Another recommendation is to add a poverty weight to the current formula. Arizona is a high poverty state with a majority (58%!) of our students qualifying for free and reduced lunch. In our Classrooms First Council discussions, we noted that students living in poverty face unique educational challenges that must be met with additional school support and resources to help them succeed, otherwise they will never catch up with their peers.  Creating a funding system with winners and losers cannot be tolerated.





I am in my twentieth year of teaching and enjoy every minute of my time in the classroom. I have taught kindergarten, third grade, and currently teach fifth-grade science and social studies in Surprise, Arizona. I am an enthusiastic public school advocate. I am a National Board Certified Teacher and a Candidate Support Provider for the Arizona K12 Center, where I coach and mentor other teachers undergoing the rigorous National Board certification. I am the past president and co-founder of the Arizona National Board Certified Teacher Network and president and founder of the Arizona Chapter of the National Network of State Teachers of the Year. I am honored to be Arizona’s 2014 Teacher of the Year and appreciate having the opportunity to represent the teachers of Arizona. I love talking with and learning from other teachers around the world. I strongly believe that teacher voice in the public education dialogue is the best way to make change for the better for all students.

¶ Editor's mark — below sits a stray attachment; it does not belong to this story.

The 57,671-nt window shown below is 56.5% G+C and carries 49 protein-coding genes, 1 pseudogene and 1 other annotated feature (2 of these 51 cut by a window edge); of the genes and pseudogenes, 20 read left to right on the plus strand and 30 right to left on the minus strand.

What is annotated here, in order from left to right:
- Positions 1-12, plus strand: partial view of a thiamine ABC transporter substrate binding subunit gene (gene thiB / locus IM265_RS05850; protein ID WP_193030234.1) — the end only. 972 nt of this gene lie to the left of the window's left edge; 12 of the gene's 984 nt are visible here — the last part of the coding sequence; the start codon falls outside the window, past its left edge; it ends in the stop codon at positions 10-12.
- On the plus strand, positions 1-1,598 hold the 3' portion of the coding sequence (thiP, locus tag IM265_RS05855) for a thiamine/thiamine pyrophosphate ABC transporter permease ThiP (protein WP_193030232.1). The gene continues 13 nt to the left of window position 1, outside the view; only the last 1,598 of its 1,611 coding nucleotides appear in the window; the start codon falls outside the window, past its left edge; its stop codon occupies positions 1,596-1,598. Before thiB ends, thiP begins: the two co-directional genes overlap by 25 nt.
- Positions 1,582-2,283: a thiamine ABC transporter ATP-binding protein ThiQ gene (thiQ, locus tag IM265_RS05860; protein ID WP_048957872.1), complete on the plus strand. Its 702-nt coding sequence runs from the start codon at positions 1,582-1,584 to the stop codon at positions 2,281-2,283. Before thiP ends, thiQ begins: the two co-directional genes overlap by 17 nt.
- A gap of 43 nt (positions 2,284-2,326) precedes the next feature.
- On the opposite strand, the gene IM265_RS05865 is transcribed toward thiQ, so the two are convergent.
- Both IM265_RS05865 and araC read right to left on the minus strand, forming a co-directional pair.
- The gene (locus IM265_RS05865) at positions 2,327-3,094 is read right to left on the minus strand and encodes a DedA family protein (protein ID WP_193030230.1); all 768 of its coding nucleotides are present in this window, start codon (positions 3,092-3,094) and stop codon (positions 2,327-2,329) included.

Comments 8

  1. Sandy Merz

    What a great bit of analysis and reporting. I heard about the law and basically filed it away somewhere in the back of my mind. I remember thinking it seemed like a bad idea, and your post demonstrates that. It did remind mine of almost the opposite thing happening in my district years ago. They labeled the poorest performing schools, “Star Schools” and paid their teachers something like $1000 more. It really smelled like rewarding failure. I don’t remember if it had much effect on the schools’ later performance. Leaving aside the question of whether failure or success is only measured by test scores, either system pits schools against each other in a battle for limited resources. God knows I don’t know what it is, but almost anything would be better than SB 1530.

  2. Jaime Festa-Daigle

    Thank you Beth for this. We had a couple Title One Schools qualify for this while the rest did not. Half our schools are Title One, and half are not. We do not identify the high school as Title One, as all it would do is sap money from our elementary schools. So here again, we have more inequity in our district that serves a rural community, three hours outside of metro-Phoenix. We will have more support in some of our schools, while the other schools in the same district continue to make due.

    And moving forward, I can not for the life of me believe that we are tying our letter grades to A SINGLE test. Could you imagine if that happened in our classrooms?